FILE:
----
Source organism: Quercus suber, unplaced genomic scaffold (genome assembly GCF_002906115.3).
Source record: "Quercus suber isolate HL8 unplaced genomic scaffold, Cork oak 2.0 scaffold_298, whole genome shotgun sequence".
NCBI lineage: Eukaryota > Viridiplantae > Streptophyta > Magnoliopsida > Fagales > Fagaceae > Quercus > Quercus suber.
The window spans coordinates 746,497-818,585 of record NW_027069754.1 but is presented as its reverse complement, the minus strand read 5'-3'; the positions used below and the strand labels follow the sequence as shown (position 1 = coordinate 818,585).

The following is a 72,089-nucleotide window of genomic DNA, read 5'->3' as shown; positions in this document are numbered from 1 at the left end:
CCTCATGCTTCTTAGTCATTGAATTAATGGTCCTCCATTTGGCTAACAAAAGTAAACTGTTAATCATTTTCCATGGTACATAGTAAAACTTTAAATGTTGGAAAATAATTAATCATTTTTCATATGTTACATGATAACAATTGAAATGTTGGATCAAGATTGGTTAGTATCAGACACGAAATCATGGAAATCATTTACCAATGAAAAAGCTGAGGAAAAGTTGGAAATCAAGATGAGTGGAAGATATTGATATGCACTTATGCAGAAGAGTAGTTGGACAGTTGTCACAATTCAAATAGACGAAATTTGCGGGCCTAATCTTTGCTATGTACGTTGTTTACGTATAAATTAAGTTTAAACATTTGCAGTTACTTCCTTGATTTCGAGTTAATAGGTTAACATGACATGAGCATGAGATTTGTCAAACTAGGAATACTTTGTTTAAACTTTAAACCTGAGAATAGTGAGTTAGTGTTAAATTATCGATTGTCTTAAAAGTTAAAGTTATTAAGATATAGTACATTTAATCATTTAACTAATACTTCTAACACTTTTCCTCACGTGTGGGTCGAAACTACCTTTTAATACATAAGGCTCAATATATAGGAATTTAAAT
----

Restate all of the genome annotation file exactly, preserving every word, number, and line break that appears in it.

Source organism: Quercus suber, unplaced genomic scaffold (genome assembly GCF_002906115.3).
Source record: "Quercus suber isolate HL8 unplaced genomic scaffold, Cork oak 2.0 scaffold_298, whole genome shotgun sequence".
NCBI lineage: Eukaryota > Viridiplantae > Streptophyta > Magnoliopsida > Fagales > Fagaceae > Quercus > Quercus suber.
The window spans coordinates 746,497-818,585 of record NW_027069754.1 but is presented as its reverse complement, the minus strand read 5'-3'; the positions used below and the strand labels follow the sequence as shown (position 1 = coordinate 818,585).

The following is a 72,089-nucleotide window of genomic DNA, read 5'->3' as shown; positions in this document are numbered from 1 at the left end:
CCTCATGCTTCTTAGTCATTGAATTAATGGTCCTCCATTTGGCTAACAAAAGTAAACTGTTAATCATTTTCCATGGTACATAGTAAAACTTTAAATGTTGGAAAATAATTAATCATTTTTCATATGTTACATGATAACAATTGAAATGTTGGATCAAGATTGGTTAGTATCAGACACGAAATCATGGAAATCATTTACCAATGAAAAAGCTGAGGAAAAGTTGGAAATCAAGATGAGTGGAAGATATTGATATGCACTTATGCAGAAGAGTAGTTGGACAGTTGTCACAATTCAAATAGACGAAATTTGCGGGCCTAATCTTTGCTATGTACGTTGTTTACGTATAAATTAAGTTTAAACATTTGCAGTTACTTCCTTGATTTCGAGTTAATAGGTTAACATGACATGAGCATGAGATTTGTCAAACTAGGAATACTTTGTTTAAACTTTAAACCTGAGAATAGTGAGTTAGTGTTAAATTATCGATTGTCTTAAAAGTTAAAGTTATTAAGATATAGTACATTTAATCATTTAACTAATACTTCTAACACTTTTCCTCACGTGTGGGTCGAAACTACCTTTTAATACATAAGGCTCAATATATAGGAATTTAAAT